In “Ocean Under Lakeshore Drive,” one of the highlights of U Nu‘s debut Summer of Rain, Josh Brechner turns a deaf ear over his subject’s (or our) whining. In a cold fashion, he sounds gritty and punk, calloused by brassy drums and hopscotch singing. This and we are treated to “Field Recording,” an augmented number talking about err, recording and ‘one of those things’ where you hear Brechner discuss the subject. What is the purpose of that? Seated mid-way in the record, it marks Brechner’s further take on different forms of this art called experimental music. And he does not stop there.
A student of Political Science and based in Chicago, 21-year old Brechner has handled numerous instruments in years. Drums, saxophone and basically everything one can hear in Summer of Rain. Striking the balance between his goals musically and what listeners expect out of something experimental, though, can sometimes break off too far.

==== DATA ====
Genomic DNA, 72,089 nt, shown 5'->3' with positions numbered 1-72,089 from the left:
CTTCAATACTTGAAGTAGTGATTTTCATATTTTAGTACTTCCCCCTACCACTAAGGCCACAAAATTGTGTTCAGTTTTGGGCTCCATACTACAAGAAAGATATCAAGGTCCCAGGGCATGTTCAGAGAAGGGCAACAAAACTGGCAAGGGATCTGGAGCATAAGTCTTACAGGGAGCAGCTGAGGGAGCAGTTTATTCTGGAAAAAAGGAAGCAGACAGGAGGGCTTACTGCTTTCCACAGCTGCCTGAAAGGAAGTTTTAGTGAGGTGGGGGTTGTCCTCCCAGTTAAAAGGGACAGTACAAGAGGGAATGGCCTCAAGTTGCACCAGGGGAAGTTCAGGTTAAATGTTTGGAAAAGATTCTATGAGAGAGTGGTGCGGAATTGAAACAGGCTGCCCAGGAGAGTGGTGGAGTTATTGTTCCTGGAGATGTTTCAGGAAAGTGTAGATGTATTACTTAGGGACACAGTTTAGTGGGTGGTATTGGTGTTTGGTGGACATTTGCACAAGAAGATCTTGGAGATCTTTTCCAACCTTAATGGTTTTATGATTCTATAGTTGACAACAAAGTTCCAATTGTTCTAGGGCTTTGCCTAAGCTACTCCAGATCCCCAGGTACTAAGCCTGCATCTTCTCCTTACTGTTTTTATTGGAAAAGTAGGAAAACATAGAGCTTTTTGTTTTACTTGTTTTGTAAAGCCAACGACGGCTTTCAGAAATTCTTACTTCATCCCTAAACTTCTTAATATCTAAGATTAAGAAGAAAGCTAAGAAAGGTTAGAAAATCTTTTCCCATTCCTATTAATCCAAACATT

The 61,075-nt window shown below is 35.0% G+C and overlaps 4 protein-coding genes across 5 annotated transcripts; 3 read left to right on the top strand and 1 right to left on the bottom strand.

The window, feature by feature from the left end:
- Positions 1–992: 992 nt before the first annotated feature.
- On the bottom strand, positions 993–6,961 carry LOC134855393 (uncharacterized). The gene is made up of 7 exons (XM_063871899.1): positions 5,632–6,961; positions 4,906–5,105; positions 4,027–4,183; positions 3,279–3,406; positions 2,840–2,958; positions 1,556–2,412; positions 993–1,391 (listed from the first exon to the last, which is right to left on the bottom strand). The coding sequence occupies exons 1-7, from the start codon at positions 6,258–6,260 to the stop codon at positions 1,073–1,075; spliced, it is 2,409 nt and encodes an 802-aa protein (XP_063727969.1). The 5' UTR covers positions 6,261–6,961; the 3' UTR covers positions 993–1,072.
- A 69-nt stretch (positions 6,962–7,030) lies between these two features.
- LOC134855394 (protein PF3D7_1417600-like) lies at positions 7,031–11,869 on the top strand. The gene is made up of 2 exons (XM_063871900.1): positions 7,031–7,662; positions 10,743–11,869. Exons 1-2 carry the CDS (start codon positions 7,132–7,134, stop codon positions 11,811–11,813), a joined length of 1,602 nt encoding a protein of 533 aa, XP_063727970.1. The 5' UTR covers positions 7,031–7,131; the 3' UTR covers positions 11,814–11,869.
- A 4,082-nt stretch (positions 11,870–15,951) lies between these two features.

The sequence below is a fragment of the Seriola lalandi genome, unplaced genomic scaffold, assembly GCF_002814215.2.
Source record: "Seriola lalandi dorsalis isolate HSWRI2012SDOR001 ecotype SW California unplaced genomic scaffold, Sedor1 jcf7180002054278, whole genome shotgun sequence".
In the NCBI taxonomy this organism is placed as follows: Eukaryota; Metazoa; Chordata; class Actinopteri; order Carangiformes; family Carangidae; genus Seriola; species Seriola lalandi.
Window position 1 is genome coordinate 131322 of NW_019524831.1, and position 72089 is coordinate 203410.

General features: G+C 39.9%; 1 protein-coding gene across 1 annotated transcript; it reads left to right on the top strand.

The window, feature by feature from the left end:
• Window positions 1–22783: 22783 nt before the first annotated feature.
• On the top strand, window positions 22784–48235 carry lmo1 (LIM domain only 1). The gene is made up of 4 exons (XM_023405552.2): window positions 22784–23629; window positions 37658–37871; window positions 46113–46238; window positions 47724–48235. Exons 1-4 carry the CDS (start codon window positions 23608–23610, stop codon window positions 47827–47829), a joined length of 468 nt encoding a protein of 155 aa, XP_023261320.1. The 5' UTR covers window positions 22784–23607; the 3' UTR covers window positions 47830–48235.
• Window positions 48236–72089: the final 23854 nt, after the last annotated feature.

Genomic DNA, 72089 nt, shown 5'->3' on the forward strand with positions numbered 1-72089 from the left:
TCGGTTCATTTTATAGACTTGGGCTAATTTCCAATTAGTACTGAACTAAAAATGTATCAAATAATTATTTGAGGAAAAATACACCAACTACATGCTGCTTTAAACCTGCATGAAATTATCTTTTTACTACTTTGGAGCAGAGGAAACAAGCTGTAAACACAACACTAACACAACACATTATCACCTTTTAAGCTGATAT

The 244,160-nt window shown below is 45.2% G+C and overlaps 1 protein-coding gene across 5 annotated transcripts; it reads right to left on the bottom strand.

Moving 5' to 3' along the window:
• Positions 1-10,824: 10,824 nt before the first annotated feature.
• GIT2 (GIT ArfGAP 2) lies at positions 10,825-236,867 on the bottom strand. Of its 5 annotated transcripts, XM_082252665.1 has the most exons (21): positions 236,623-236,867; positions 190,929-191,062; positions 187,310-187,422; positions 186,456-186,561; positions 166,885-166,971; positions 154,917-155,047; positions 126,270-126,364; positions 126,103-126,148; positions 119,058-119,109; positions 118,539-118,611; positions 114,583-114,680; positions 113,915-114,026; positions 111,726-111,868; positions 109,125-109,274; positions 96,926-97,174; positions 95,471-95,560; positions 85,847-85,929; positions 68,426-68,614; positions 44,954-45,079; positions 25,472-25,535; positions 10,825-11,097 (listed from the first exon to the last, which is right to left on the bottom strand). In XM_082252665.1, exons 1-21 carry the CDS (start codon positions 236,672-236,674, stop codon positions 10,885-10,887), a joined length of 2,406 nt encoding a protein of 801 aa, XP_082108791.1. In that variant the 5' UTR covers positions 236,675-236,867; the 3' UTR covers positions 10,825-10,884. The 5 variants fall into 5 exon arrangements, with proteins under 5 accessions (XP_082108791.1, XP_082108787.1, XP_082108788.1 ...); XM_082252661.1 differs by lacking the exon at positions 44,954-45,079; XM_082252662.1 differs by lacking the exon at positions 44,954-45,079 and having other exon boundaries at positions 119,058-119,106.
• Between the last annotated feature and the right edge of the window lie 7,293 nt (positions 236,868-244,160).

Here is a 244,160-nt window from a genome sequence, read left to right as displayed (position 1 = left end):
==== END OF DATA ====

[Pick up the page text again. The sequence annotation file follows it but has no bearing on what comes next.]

Admittedly, not all tracks in Summer of Rain are as appointing as “The Orchard Row / Ellipsis,” a five-minute stalker theme that strangely gives glimpses of lazy Sunday afternoon when there is nothing better to do than throw skipping stones at a lake or “Grey,” a spoken poetry number that showcases Brechner adulation of words by crisscrossing stories in a voice that ascends to panic in its last lines. Or “July23 or This is the End,” with only seven words in it appeals in its simplicity and mounting emotional exhaustion.
Intentional in its approach, Brechner has come up with an exciting batch of songs that are diverse, sometimes addictive and undeniably memorable. Thrown with other songs in a playlist, his tracks remain recognizably U Nu and U Nu alone. Clearly aware of what he is making here, Brechner chooses to tread this experimental wing and seemingly will stay here for a long time. For Summer of Rain can stand on that claim along with the verbosity brewing in all its sides.